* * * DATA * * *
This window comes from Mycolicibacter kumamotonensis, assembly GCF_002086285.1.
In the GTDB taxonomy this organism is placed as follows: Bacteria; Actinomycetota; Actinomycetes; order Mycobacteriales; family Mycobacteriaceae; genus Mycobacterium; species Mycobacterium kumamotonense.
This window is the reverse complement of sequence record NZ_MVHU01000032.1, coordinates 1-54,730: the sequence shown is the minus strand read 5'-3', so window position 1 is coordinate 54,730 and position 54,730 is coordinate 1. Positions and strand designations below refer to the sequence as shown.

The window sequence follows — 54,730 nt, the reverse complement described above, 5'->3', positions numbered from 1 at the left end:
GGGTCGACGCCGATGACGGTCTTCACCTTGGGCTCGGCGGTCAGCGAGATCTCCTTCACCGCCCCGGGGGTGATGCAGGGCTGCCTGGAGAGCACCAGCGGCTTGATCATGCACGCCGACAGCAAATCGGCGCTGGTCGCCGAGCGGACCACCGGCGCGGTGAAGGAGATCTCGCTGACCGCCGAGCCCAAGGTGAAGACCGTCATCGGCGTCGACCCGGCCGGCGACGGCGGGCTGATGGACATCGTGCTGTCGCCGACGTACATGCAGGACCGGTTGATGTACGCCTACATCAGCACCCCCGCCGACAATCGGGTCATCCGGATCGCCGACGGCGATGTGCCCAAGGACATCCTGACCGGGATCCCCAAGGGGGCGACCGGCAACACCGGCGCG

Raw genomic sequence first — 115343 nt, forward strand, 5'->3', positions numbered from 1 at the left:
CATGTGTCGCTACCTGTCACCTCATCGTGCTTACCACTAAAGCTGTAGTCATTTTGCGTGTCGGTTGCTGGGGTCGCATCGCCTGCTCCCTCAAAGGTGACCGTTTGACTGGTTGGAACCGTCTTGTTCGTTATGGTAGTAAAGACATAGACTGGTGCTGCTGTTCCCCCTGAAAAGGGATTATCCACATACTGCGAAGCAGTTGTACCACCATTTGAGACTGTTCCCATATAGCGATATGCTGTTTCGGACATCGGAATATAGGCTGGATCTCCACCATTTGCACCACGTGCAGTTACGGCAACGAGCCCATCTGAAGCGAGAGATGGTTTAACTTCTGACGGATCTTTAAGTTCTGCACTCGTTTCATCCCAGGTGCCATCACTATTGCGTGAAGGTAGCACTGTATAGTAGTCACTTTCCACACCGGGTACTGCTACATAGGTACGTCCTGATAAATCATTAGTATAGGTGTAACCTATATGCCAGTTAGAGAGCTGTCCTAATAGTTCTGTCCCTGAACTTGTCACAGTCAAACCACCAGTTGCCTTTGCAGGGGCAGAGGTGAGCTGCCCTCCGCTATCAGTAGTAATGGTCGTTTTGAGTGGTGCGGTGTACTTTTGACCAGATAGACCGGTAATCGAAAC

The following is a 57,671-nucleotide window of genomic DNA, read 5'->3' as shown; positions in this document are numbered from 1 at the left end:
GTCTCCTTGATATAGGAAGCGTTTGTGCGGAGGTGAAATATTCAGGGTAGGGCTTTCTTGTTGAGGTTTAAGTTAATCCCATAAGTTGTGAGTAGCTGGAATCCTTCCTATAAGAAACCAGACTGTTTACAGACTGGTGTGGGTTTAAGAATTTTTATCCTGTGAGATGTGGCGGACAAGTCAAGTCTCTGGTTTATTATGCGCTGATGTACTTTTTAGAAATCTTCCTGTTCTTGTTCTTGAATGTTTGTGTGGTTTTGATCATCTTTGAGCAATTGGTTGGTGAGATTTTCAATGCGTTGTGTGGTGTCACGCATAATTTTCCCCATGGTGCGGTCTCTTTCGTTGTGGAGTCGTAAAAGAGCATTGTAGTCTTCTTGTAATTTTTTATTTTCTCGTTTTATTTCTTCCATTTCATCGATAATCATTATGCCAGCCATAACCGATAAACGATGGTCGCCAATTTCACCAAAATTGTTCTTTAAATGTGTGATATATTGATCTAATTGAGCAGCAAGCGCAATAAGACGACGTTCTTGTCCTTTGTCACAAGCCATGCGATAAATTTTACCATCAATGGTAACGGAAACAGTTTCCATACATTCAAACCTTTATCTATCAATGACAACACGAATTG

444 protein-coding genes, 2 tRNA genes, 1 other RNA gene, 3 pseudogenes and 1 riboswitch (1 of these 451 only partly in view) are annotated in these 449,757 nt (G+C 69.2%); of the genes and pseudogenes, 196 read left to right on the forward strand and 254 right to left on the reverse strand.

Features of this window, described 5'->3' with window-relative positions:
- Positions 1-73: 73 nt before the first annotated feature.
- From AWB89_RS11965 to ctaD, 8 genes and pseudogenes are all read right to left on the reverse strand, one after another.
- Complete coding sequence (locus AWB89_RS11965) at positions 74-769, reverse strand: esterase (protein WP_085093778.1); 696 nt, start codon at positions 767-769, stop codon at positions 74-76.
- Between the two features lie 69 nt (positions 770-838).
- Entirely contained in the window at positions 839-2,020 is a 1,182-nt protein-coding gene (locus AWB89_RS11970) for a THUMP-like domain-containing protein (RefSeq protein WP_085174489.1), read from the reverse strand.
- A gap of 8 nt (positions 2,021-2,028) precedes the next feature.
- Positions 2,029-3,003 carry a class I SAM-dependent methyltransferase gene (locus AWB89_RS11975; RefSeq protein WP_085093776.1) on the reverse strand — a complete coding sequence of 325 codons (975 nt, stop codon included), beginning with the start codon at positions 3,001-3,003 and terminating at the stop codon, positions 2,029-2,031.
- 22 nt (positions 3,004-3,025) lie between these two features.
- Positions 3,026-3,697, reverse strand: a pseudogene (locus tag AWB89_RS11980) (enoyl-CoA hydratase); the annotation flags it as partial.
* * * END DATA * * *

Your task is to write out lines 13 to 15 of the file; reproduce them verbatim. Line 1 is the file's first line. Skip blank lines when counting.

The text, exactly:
- From AWB89_RS11965 to ctaD, 8 genes and pseudogenes are all read right to left on the reverse strand, one after another.
- Complete coding sequence (locus AWB89_RS11965) at positions 74-769, reverse strand: esterase (protein WP_085093778.1); 696 nt, start codon at positions 767-769, stop codon at positions 74-76.
- Between the two features lie 69 nt (positions 770-838).